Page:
On Sunday morning political talk shows, Republicans have deployed a three-pronged approach surrounding the Senate bill to repeal and replace the Affordable Care Act (ACA). Republicans who openly support the bill have mostly been hiding. In three weeks of major Sunday talk shows that have aired since the bill was released, only two Republican senators who openly support the bill have appeared on the shows to defend it. Meanwhile, the Republicans willing to defend the bill in public have been attacking the Congressional Budget Office (CBO) and lying to make their case for the Better Care Reconciliation Act (BCRA), which is reportedly the most unpopular bill in three decades.

    1. Hiding

    Since the Senate bill was unveiled on June 22, there have been 15 appearances by Republican senators on the major Sunday morning political talk shows -- ABC’s This Week, CBS’ Face the Nation, CNN’s State of the Union, Fox Broadcasting Co.’s Fox News Sunday, and NBC’s Meet the Press. Of those appearances, only two senators expressed support for the bill: Sens. John Barrasso (R-WY) and Pat Toomey (R-PA). Other appearances by Republican senators included Sens. Mike Lee (R-UT), Rand Paul (R-KY), Susan Collins (R-ME), Ted Cruz (R-TX), and Ron Johnson (R-WI), all of whom have publicly stated that they do not support the bill. Sens. Bill Cassidy (R-LA), Lindsey Graham (R-SC), John McCain (R-AZ) and Ben Sasse (R-NE) also appeared on Sunday shows to discuss the bill, but gave no indication of whether they’d support it in its current form.

    For context, there are 52 Republican senators and, according to The New York Times, 17 of them have publicly said they would support the bill -- yet only two have gone on the Sunday political talk shows to defend it. It’s understandable why they would want to stay away from the shows; after all, the bill is incredibly unpopular.

    2. Attacking the CBO

    Republicans who have been willing to go on the Sunday shows to discuss the bill have borrowed a play right out of right-wing media’s playbook: attack the CBO. Days after the bill was released, the nonpartisan CBO published its report which stated that the bill “would increase the number of people without health insurance by 22 million by 2026.” Amid the bad news, some Republicans took to the Sunday shows to lash out at the office.

    On the July 2 edition of CNN’s State of the Union, Sasse attempted to discredit the CBO’s findings, claiming that while the CBO is “good at certain kinds of analysis,” when “analyzing macro, long-term, highly complex dynamic social programs, they’ve almost never been right.”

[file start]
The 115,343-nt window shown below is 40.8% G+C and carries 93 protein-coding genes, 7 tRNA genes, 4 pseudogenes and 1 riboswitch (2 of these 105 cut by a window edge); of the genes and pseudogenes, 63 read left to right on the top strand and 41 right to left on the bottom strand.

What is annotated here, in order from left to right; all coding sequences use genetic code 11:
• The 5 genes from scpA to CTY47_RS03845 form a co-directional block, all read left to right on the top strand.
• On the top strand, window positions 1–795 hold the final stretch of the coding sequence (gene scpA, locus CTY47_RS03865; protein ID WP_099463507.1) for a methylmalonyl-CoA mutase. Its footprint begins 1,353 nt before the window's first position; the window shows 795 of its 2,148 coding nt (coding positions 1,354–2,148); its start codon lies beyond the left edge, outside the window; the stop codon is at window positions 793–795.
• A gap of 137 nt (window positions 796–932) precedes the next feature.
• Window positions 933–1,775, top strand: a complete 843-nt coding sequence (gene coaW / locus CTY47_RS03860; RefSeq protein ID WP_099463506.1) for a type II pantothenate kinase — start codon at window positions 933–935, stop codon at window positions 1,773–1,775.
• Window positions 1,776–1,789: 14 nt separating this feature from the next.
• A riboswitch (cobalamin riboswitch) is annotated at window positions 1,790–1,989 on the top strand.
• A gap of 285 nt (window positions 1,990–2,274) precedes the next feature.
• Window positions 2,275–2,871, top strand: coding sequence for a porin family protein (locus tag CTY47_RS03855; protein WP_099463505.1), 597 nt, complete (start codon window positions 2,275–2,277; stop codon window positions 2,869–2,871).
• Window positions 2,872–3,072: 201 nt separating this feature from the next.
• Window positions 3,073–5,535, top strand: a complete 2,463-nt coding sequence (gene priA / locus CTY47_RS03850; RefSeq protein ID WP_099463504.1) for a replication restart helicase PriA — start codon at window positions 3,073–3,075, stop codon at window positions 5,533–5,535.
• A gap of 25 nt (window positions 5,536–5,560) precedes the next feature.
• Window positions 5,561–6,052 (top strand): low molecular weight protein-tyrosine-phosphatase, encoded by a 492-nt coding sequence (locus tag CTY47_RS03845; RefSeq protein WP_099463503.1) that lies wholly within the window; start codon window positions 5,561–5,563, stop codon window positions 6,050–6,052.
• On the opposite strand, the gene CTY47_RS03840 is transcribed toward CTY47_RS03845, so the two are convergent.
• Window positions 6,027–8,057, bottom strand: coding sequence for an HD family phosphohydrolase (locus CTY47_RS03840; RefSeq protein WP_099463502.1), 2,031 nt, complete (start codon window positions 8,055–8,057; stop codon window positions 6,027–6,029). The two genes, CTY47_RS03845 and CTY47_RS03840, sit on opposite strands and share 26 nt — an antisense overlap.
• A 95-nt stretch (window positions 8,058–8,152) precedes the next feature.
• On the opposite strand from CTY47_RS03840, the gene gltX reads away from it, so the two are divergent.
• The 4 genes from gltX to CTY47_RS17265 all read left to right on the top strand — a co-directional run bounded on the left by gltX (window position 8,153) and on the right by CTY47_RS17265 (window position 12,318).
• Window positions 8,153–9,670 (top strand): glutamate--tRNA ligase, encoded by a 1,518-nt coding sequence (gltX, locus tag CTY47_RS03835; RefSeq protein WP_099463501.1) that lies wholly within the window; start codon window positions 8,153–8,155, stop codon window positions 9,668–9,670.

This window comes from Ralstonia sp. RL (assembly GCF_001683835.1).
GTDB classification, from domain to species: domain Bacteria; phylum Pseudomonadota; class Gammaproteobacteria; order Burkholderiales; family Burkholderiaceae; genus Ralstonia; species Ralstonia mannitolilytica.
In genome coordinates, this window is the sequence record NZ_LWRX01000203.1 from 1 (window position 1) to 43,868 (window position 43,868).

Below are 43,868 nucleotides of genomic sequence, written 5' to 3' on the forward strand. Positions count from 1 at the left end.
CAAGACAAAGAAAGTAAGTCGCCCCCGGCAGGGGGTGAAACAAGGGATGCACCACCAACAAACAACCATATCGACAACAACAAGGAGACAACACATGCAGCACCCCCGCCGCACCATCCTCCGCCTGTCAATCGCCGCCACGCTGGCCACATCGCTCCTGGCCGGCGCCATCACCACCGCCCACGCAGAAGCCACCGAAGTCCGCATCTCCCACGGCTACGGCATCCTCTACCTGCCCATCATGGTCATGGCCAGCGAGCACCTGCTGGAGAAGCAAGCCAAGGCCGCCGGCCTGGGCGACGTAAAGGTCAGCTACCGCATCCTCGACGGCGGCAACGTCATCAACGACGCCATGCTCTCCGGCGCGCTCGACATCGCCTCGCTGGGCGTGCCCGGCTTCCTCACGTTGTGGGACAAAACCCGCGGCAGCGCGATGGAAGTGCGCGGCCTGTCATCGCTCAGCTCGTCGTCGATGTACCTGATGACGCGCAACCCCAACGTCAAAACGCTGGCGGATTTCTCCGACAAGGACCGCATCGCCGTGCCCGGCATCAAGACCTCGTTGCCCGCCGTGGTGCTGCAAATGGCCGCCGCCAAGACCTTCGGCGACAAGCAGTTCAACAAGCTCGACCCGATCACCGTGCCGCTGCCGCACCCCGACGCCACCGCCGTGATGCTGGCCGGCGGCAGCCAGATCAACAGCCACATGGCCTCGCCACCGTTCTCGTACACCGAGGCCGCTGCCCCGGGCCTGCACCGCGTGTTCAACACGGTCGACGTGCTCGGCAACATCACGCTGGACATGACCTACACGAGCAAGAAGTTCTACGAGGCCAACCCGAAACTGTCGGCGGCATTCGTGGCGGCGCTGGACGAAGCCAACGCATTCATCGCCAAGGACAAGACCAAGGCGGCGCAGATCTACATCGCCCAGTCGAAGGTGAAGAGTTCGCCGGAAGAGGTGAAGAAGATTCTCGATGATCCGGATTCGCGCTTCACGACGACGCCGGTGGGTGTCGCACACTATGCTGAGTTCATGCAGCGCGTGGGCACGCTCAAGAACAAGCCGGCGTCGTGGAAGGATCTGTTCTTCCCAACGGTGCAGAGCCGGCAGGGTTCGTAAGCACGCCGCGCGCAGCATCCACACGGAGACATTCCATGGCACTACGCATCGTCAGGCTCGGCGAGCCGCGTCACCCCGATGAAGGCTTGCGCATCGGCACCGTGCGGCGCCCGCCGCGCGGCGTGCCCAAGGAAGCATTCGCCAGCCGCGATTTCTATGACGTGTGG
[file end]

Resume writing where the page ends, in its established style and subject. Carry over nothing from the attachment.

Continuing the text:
Additionally, Health and Human Services Secretary Tom Price, who helped pick the man who is now in charge of the CBO, suggested that the CBO did not “look at the entire plan” and left out additional reforms the Republican Party intends to offer (which the GOP have not articulated yet):

    This tactic of attacking the CBO has been employed several times by others in the Trump administration and its right-wing media cronies to drum up support for the bill.

    3. Spreading flat-out lies

    With their backs against the wall, Republican lawmakers have resorted to flat-out lying in an attempt to garner support for the bill. During his appearance on Fox News Sunday, Barrasso invoked the conservative media canard that “Obamacare is collapsing every day,” despite the fact that this talking point has been repeatedly debunked.

    Toomey also lied about the bill on Face the Nation, saying “The Senate bill will codify and make permanent the Medicaid expansion.” As Politico’s Dan Diamond pointed out, “The GOP bill ends funding for Medicaid expansion in 2024, and bill’s additional cuts projected to reduce coverage for millions”:

    Republicans are utilizing these strategies of hiding, attacking, and lying because they cannot defend it by telling the truth and arguing on policy merits; the bill is set to kick millions off insurance plans while giving a tax cut to the most wealthy. And other Republicans who are uncomfortable using these strategies have stopped appearing on TV. Journalists, especially on the Sunday shows, need to ask why Republicans can’t stand behind the bill they are trying to jam through the Senate, before it’s too late.

  • Sunday shows omit key consequences of GOP Senate health care bill

    Blog ››› ››› JULIE ALDERMAN

    During discussions of the health care bill released by Senate Republicans this week, several of the Sunday morning political talk shows failed to cover some of the detrimental consequences the bill could impose on millions of Americans, including premium increases for the elderly, cuts to essential health benefits, and the defunding of Planned Parenthood.